A Week of Hospital Recovery – Day 4

December 30, 2013 by  
Filed under Acute Hospital Care

A Week of Hospital Recovery - Day 4What does a typical week long hospital stay look like?  Here is a day-by-day schedule of our most recent visit.  The patient is Jessica and the treatment was surgery to remove part of the intestine.


Day 4

Patient suffered nausea on and off yesterday, but starts the day clear today.  Diet changed from liquid foods yesterday to solid foods today.

Blood work still good.  Kidney function continues to improve as patient begins to manage liquid and solid foods.  Urine volume is good.

Lungs appear a little stronger today.  Patient’s voice is still labored during conversations, but appears to have improved since yesterday.  Continue using spirometer 10 repetitions every hour.

Was moved to a chair three different times during the day and received PT/OT during two of them.  PT and OT sessions demonstrate a significant lack of strength and endurance.  Some movements will require significant repetitions in order to relearn.

Patient showed frustration at times today and refused to use the spirometer as often as instructed.

Patient was moved from ICU to surgical recovery in the afternoon.  As a practical matter, this move was possible at the end of day 2.  The hospital simply did not have a bed available in surgical recovery until today.

Patients in surgical recovery are more independent than those in ICU.  No more heart monitor and fewer visits by hospital staff.  Therapy will continue several times per day.  Catheter is taken out prior to the move and patient is expected to show some independence with urine flow and control.


Our Thoughts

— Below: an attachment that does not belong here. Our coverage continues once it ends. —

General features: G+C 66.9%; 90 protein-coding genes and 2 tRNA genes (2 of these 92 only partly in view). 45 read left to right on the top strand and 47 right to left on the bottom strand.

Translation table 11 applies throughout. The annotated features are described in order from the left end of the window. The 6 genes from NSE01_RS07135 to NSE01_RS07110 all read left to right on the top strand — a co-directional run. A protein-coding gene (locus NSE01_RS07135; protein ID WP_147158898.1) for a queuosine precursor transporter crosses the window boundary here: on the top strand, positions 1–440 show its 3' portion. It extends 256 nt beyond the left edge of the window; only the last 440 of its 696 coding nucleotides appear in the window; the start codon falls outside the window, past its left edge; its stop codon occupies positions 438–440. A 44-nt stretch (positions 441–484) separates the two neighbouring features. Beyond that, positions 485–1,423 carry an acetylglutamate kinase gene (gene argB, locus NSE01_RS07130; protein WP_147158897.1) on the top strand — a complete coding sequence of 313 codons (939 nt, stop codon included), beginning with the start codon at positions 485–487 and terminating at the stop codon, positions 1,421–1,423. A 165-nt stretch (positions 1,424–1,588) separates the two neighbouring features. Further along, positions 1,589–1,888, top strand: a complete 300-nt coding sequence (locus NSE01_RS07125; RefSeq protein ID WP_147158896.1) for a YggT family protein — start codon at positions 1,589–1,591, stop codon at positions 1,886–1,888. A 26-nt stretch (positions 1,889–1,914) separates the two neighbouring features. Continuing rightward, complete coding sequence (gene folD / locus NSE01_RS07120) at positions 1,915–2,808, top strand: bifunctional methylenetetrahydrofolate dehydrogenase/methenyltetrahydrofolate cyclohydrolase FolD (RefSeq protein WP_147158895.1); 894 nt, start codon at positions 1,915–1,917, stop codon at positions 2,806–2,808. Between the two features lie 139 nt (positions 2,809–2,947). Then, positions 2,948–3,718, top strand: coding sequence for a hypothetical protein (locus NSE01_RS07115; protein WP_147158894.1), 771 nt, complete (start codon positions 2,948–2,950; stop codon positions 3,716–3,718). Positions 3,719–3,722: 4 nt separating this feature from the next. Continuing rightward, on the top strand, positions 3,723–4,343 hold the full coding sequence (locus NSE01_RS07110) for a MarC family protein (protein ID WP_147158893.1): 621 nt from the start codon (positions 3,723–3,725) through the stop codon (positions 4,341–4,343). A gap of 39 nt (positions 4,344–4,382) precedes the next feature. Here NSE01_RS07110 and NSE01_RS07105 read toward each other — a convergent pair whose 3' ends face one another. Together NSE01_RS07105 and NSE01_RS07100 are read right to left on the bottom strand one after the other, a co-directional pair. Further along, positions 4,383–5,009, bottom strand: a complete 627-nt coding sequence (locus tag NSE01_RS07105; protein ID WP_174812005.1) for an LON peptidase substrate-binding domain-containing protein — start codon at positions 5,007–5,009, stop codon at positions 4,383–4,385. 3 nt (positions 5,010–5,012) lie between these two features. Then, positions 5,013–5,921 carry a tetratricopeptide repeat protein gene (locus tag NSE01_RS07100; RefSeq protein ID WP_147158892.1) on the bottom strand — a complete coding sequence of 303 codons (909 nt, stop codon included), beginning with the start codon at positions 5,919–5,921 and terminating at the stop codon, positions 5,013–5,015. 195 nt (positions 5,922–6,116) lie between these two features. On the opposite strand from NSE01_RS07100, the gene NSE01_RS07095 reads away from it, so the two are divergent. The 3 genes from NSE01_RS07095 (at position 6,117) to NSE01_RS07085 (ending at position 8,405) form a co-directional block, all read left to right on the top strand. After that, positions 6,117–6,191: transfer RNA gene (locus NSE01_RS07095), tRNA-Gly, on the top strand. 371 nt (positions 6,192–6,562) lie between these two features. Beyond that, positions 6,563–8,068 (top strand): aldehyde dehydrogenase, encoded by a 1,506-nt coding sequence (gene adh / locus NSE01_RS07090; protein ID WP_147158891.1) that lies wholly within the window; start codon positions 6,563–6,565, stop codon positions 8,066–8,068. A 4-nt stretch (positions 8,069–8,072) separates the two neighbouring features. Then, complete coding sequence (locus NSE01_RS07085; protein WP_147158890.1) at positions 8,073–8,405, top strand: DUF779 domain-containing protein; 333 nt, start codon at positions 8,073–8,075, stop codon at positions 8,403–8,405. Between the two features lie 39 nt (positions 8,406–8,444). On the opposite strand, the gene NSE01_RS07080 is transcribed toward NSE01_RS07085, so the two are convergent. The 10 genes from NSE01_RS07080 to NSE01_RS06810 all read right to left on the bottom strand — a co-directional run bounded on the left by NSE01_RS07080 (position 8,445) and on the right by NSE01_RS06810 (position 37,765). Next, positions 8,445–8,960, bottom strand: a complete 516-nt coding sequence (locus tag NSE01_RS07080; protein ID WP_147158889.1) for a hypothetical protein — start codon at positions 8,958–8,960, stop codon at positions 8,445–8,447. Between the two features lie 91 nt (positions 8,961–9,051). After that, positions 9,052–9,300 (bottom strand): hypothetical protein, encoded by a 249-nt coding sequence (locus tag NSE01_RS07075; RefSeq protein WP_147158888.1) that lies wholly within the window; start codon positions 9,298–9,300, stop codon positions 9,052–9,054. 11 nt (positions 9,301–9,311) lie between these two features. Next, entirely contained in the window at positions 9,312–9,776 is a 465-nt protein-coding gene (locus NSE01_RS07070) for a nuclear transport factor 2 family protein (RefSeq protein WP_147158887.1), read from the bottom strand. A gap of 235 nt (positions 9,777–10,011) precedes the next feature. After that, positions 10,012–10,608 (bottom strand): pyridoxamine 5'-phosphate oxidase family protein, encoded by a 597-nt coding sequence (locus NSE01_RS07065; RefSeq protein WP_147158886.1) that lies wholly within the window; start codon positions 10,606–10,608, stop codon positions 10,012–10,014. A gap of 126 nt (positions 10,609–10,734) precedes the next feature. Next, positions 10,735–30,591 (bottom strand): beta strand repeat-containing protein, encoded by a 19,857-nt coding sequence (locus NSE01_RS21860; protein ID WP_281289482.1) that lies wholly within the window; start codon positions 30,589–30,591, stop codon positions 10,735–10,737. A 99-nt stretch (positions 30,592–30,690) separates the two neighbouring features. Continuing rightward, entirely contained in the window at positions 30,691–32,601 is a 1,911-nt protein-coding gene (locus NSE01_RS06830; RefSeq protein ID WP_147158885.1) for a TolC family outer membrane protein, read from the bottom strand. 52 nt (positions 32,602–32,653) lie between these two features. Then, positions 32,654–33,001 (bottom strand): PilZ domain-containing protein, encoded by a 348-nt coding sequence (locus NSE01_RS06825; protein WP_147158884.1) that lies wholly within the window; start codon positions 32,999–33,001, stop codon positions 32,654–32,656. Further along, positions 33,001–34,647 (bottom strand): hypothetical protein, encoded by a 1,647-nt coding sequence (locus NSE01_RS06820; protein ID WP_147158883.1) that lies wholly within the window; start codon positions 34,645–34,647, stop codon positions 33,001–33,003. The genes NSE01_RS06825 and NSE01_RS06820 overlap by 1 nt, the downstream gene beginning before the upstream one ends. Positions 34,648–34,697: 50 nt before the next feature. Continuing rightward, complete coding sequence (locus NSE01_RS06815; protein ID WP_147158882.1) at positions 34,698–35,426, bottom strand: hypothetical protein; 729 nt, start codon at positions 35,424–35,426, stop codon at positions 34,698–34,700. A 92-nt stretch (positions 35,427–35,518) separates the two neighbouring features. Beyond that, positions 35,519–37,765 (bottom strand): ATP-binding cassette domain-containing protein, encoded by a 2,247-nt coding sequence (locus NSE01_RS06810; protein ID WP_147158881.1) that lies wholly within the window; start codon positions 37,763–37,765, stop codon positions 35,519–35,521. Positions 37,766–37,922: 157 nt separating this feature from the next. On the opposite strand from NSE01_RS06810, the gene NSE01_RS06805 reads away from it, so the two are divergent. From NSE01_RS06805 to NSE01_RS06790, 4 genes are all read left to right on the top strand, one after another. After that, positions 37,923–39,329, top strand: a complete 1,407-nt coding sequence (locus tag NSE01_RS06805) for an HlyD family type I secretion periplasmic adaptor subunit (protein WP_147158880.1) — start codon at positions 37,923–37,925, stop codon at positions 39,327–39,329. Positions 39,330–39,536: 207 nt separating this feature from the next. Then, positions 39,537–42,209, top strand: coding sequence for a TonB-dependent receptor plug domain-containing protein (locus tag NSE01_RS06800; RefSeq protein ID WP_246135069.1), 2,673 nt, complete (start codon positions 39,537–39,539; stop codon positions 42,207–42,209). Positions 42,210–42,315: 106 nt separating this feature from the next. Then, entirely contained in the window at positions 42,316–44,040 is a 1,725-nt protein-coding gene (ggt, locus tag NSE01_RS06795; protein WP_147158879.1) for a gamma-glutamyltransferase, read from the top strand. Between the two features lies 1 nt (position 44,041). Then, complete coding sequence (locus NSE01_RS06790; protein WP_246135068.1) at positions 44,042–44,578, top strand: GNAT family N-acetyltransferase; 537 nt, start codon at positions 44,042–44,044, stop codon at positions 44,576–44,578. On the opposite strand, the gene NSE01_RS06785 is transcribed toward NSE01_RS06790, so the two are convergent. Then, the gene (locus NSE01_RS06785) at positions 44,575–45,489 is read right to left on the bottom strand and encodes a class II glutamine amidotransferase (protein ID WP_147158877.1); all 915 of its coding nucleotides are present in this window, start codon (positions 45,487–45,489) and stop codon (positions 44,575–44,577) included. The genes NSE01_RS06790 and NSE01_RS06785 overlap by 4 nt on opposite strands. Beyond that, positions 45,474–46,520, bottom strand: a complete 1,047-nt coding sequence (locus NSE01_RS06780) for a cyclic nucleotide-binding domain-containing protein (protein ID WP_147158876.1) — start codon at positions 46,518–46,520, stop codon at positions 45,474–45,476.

Being in the same room day after day is tough on a patient.  The move to a new room doesn’t help her condition, but it definitely makes her feel like she is progressing.

The two main pillars of recovery are time and effort.  One will gradually heal over time, and the recovery will move along faster if the patient is willing and able to put effort into getting better.  Moving to a new room isn’t a direct help for the recovery, but it is a boost to her motivation.  Now the progress she feels includes the new sights, sounds, and expectations of a new living environment.

Perception means so much in recovery.  Patients who feel that their efforts have a tangible effect on the recovery work harder and recover faster than those who simply wait for the body to fix itself.  Jess’ frustration had risen in the ICU and her motivation had waned a bit.  The new setting is a well timed boost for her motivation.

I was at work when I heard about Jessica’s breakfast.  She had eggs and bacon as well as her all time favorite food… coffee.  Felt so happy for her to be able to indulge in comfort food and drink after days limited to IV drips and liquid.

At this point the hospital had gotten old for both Jess and our family.  After a few days of managing hospital living, it is important to take some time off to keep up with the requirements of house and family.  Hospital visits and holiday activities were beginning to take their toll on top of the regular grind of work and everyday chores.

The silver lining in our exhaustion was that Jess was getting stronger every day.  She now had a bathroom right in her room and was able to walk in and go (with moderate assistance).  It would only be a matter of days and trips to the hospital would come to an end.  We were all excited about that possibility.


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